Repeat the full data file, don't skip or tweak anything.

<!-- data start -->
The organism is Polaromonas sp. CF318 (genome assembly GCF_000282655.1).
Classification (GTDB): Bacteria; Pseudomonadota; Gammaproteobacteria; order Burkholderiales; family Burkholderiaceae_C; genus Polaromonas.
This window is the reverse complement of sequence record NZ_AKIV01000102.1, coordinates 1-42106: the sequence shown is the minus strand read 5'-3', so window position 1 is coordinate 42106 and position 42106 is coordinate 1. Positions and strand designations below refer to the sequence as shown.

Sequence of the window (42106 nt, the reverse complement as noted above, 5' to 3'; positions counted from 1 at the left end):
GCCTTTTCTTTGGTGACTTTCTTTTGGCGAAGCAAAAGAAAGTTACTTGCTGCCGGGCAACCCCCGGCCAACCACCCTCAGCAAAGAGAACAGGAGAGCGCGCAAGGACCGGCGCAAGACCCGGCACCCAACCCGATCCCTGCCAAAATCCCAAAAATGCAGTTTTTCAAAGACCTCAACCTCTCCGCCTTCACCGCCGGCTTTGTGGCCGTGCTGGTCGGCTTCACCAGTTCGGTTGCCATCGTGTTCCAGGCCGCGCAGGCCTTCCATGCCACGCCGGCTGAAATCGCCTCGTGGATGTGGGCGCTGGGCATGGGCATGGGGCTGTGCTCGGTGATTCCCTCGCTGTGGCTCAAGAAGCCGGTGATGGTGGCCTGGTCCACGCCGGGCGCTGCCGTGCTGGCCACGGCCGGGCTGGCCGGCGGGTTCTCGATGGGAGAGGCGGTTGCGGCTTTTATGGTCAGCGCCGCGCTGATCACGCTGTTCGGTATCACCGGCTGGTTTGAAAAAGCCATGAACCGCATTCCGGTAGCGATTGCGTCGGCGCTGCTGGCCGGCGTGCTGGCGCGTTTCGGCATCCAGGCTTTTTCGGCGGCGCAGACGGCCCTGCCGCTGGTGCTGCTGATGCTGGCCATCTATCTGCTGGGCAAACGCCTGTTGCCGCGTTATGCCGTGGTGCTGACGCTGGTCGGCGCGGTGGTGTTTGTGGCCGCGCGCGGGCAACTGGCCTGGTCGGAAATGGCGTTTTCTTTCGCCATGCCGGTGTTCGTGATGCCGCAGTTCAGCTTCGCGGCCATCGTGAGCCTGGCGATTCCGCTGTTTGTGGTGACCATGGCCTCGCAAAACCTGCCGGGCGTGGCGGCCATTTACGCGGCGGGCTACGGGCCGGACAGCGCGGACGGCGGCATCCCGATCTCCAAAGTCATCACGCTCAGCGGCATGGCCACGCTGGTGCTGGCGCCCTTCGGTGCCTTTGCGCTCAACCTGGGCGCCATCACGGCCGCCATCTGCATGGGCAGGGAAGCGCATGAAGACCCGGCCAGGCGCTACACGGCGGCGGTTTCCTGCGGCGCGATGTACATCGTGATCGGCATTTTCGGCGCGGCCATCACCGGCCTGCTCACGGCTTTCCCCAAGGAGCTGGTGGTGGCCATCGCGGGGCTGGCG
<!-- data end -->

The organism is Polaromonas sp. CF318 (genome assembly GCF_000282655.1).
Classification (GTDB): Bacteria; Pseudomonadota; Gammaproteobacteria; order Burkholderiales; family Burkholderiaceae_C; genus Polaromonas.
This window is the reverse complement of sequence record NZ_AKIV01000102.1, coordinates 1-42106: the sequence shown is the minus strand read 5'-3', so window position 1 is coordinate 42106 and position 42106 is coordinate 1. Positions and strand designations below refer to the sequence as shown.

Sequence of the window (42106 nt, the reverse complement as noted above, 5' to 3'; positions counted from 1 at the left end):
GCCTTTTCTTTGGTGACTTTCTTTTGGCGAAGCAAAAGAAAGTTACTTGCTGCCGGGCAACCCCCGGCCAACCACCCTCAGCAAAGAGAACAGGAGAGCGCGCAAGGACCGGCGCAAGACCCGGCACCCAACCCGATCCCTGCCAAAATCCCAAAAATGCAGTTTTTCAAAGACCTCAACCTCTCCGCCTTCACCGCCGGCTTTGTGGCCGTGCTGGTCGGCTTCACCAGTTCGGTTGCCATCGTGTTCCAGGCCGCGCAGGCCTTCCATGCCACGCCGGCTGAAATCGCCTCGTGGATGTGGGCGCTGGGCATGGGCATGGGGCTGTGCTCGGTGATTCCCTCGCTGTGGCTCAAGAAGCCGGTGATGGTGGCCTGGTCCACGCCGGGCGCTGCCGTGCTGGCCACGGCCGGGCTGGCCGGCGGGTTCTCGATGGGAGAGGCGGTTGCGGCTTTTATGGTCAGCGCCGCGCTGATCACGCTGTTCGGTATCACCGGCTGGTTTGAAAAAGCCATGAACCGCATTCCGGTAGCGATTGCGTCGGCGCTGCTGGCCGGCGTGCTGGCGCGTTTCGGCATCCAGGCTTTTTCGGCGGCGCAGACGGCCCTGCCGCTGGTGCTGCTGATGCTGGCCATCTATCTGCTGGGCAAACGCCTGTTGCCGCGTTATGCCGTGGTGCTGACGCTGGTCGGCGCGGTGGTGTTTGTGGCCGCGCGCGGGCAACTGGCCTGGTCGGAAATGGCGTTTTCTTTCGCCATGCCGGTGTTCGTGATGCCGCAGTTCAGCTTCGCGGCCATCGTGAGCCTGGCGATTCCGCTGTTTGTGGTGACCATGGCCTCGCAAAACCTGCCGGGCGTGGCGGCCATTTACGCGGCGGGCTACGGGCCGGACAGCGCGGACGGCGGCATCCCGATCTCCAAAGTCATCACGCTCAGCGGCATGGCCACGCTGGTGCTGGCGCCCTTCGGTGCCTTTGCGCTCAACCTGGGCGCCATCACGGCCGCCATCTGCATGGGCAGGGAAGCGCATGAAGACCCGGCCAGGCGCTACACGGCGGCGGTTTCCTGCGGCGCGATGTACATCGTGATCGGCATTTTCGGCGCGGCCATCACCGGCCTGCTCACGGCTTTCCCCAAGGAGCTGGTGGTGGCCATCGCGGGGCTGGCG